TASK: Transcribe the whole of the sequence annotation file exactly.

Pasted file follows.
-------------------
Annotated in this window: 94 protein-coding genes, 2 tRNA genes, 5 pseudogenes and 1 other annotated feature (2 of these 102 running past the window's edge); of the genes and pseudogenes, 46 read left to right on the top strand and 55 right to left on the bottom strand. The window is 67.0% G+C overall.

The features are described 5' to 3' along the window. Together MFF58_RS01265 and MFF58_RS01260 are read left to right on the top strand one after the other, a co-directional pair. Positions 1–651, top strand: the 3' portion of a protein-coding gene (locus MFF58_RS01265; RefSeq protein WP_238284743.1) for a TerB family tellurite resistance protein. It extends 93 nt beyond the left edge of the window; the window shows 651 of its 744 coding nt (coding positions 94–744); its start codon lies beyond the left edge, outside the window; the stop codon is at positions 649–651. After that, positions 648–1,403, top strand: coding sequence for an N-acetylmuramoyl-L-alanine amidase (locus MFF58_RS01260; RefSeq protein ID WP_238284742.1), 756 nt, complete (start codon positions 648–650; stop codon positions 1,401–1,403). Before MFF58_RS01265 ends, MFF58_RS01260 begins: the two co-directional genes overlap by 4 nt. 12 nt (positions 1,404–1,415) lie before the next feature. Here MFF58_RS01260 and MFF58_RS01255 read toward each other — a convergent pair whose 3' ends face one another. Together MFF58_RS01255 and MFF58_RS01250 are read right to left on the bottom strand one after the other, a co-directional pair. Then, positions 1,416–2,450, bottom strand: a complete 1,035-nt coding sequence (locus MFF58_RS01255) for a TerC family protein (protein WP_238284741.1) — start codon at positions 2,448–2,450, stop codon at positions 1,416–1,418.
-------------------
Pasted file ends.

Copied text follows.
Annotated in this window: 94 protein-coding genes, 2 tRNA genes, 5 pseudogenes and 1 other annotated feature (2 of these 102 running past the window's edge); of the genes and pseudogenes, 46 read left to right on the top strand and 55 right to left on the bottom strand. The window is 67.0% G+C overall.

The features are described 5' to 3' along the window. Together MFF58_RS01265 and MFF58_RS01260 are read left to right on the top strand one after the other, a co-directional pair. Positions 1–651, top strand: the 3' portion of a protein-coding gene (locus MFF58_RS01265; RefSeq protein WP_238284743.1) for a TerB family tellurite resistance protein. It extends 93 nt beyond the left edge of the window; the window shows 651 of its 744 coding nt (coding positions 94–744); its start codon lies beyond the left edge, outside the window; the stop codon is at positions 649–651. After that, positions 648–1,403, top strand: coding sequence for an N-acetylmuramoyl-L-alanine amidase (locus MFF58_RS01260; RefSeq protein ID WP_238284742.1), 756 nt, complete (start codon positions 648–650; stop codon positions 1,401–1,403). Before MFF58_RS01265 ends, MFF58_RS01260 begins: the two co-directional genes overlap by 4 nt. 12 nt (positions 1,404–1,415) lie before the next feature. Here MFF58_RS01260 and MFF58_RS01255 read toward each other — a convergent pair whose 3' ends face one another. Together MFF58_RS01255 and MFF58_RS01250 are read right to left on the bottom strand one after the other, a co-directional pair. Then, positions 1,416–2,450, bottom strand: a complete 1,035-nt coding sequence (locus MFF58_RS01255) for a TerC family protein (protein WP_238284741.1) — start codon at positions 2,448–2,450, stop codon at positions 1,416–1,418.